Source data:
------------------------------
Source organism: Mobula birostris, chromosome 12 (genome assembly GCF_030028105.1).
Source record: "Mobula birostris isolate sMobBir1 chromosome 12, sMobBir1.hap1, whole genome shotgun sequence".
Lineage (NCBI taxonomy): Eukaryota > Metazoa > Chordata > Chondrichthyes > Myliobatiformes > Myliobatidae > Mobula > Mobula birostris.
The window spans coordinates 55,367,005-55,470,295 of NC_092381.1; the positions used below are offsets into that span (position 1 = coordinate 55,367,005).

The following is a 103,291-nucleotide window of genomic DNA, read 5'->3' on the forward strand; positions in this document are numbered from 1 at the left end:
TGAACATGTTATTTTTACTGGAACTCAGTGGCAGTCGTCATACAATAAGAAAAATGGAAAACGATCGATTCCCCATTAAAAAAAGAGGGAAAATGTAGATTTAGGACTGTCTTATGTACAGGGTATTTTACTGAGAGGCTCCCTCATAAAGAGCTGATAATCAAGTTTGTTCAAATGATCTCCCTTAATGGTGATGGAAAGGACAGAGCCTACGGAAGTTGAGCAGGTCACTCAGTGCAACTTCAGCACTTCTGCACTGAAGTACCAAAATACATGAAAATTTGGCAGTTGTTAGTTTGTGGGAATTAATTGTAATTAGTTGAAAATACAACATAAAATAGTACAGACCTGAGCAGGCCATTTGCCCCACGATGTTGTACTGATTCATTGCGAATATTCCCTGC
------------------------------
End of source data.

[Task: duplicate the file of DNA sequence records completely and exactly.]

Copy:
Source organism: Mobula birostris, chromosome 12 (genome assembly GCF_030028105.1).
Source record: "Mobula birostris isolate sMobBir1 chromosome 12, sMobBir1.hap1, whole genome shotgun sequence".
Lineage (NCBI taxonomy): Eukaryota > Metazoa > Chordata > Chondrichthyes > Myliobatiformes > Myliobatidae > Mobula > Mobula birostris.
The window spans coordinates 55,367,005-55,470,295 of NC_092381.1; the positions used below are offsets into that span (position 1 = coordinate 55,367,005).

The following is a 103,291-nucleotide window of genomic DNA, read 5'->3' on the forward strand; positions in this document are numbered from 1 at the left end:
TGAACATGTTATTTTTACTGGAACTCAGTGGCAGTCGTCATACAATAAGAAAAATGGAAAACGATCGATTCCCCATTAAAAAAAGAGGGAAAATGTAGATTTAGGACTGTCTTATGTACAGGGTATTTTACTGAGAGGCTCCCTCATAAAGAGCTGATAATCAAGTTTGTTCAAATGATCTCCCTTAATGGTGATGGAAAGGACAGAGCCTACGGAAGTTGAGCAGGTCACTCAGTGCAACTTCAGCACTTCTGCACTGAAGTACCAAAATACATGAAAATTTGGCAGTTGTTAGTTTGTGGGAATTAATTGTAATTAGTTGAAAATACAACATAAAATAGTACAGACCTGAGCAGGCCATTTGCCCCACGATGTTGTACTGATTCATTGCGAATATTCCCTGC